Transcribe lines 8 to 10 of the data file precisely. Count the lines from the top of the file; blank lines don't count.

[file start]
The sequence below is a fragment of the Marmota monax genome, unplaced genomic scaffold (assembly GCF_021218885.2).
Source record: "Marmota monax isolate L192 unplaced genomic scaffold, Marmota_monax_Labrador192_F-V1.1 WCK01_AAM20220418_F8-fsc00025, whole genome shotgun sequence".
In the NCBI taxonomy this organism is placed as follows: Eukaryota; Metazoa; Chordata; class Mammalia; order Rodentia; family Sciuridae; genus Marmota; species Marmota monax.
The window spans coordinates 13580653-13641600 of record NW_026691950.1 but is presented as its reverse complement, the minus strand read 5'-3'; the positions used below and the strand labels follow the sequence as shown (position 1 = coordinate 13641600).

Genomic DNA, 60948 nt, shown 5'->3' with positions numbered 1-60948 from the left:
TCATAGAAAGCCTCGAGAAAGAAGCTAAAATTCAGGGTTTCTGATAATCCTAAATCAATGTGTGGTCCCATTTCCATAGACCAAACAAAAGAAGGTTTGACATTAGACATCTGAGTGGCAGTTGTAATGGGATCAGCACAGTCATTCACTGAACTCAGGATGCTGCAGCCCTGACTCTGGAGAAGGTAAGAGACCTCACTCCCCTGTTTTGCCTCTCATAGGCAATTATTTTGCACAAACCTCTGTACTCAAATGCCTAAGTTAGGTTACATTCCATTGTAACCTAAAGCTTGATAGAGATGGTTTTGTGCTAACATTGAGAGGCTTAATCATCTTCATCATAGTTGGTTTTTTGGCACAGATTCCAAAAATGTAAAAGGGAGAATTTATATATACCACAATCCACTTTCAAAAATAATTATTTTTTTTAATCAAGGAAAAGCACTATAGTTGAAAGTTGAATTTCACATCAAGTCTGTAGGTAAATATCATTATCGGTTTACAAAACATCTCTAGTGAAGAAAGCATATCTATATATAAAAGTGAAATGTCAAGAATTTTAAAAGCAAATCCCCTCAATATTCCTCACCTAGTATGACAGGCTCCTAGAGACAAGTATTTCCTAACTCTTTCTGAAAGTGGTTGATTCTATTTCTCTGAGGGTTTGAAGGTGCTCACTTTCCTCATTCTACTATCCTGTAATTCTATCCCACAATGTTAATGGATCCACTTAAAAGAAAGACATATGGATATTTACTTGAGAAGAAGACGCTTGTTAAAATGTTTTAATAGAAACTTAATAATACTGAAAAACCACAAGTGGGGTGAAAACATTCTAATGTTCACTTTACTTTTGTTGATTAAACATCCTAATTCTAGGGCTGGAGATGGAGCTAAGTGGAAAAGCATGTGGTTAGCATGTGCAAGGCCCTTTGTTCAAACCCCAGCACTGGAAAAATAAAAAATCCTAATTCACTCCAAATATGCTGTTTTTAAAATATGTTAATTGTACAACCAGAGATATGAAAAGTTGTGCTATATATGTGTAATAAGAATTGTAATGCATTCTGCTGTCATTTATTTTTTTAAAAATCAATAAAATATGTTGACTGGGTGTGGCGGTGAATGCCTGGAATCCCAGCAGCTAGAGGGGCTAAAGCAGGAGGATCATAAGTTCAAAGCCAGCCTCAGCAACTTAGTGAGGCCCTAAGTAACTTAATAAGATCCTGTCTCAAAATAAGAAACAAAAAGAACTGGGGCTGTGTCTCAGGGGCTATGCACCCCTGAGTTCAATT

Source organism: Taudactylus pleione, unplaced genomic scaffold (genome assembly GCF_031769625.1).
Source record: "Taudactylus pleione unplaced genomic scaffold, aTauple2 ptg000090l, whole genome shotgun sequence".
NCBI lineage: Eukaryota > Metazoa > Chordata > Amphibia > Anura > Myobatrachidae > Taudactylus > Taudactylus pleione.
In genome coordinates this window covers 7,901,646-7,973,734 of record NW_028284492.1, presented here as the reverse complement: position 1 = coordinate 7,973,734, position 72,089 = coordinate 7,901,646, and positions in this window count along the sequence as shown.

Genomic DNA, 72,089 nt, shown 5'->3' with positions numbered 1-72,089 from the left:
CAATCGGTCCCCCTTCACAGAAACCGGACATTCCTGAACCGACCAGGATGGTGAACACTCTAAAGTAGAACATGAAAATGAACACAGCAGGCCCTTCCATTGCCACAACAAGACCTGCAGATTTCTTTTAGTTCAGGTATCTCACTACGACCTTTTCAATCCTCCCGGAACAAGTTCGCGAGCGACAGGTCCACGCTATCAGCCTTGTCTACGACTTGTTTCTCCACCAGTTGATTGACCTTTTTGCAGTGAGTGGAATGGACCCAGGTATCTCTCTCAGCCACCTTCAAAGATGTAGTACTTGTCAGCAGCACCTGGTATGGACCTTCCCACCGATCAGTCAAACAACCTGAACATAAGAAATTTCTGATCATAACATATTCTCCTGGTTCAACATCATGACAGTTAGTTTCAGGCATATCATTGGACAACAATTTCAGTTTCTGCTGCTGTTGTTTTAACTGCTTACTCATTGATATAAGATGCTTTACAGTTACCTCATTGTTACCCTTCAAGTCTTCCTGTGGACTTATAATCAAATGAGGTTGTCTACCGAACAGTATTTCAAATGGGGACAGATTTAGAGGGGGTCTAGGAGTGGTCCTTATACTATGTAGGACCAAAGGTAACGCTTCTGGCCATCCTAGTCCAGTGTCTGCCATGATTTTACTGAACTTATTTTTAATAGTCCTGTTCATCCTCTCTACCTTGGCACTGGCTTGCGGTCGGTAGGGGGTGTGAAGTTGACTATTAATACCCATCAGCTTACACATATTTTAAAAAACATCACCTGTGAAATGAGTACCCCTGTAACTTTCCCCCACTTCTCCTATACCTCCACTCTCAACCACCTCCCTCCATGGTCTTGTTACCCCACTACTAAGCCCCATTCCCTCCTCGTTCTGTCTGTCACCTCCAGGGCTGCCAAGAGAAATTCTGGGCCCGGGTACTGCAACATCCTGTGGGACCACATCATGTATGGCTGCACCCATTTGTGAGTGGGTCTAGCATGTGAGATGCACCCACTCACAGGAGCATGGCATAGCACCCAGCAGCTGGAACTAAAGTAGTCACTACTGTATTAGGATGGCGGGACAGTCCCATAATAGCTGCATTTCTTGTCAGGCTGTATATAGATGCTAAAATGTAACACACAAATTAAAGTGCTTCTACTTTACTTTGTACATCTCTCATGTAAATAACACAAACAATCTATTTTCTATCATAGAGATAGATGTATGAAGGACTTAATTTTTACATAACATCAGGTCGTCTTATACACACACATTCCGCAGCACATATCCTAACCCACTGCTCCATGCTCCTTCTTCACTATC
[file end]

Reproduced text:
Source record: "Taudactylus pleione unplaced genomic scaffold, aTauple2 ptg000090l, whole genome shotgun sequence".
NCBI lineage: Eukaryota > Metazoa > Chordata > Amphibia > Anura > Myobatrachidae > Taudactylus > Taudactylus pleione.
In genome coordinates this window covers 7,901,646-7,973,734 of record NW_028284492.1, presented here as the reverse complement: position 1 = coordinate 7,973,734, position 72,089 = coordinate 7,901,646, and positions in this window count along the sequence as shown.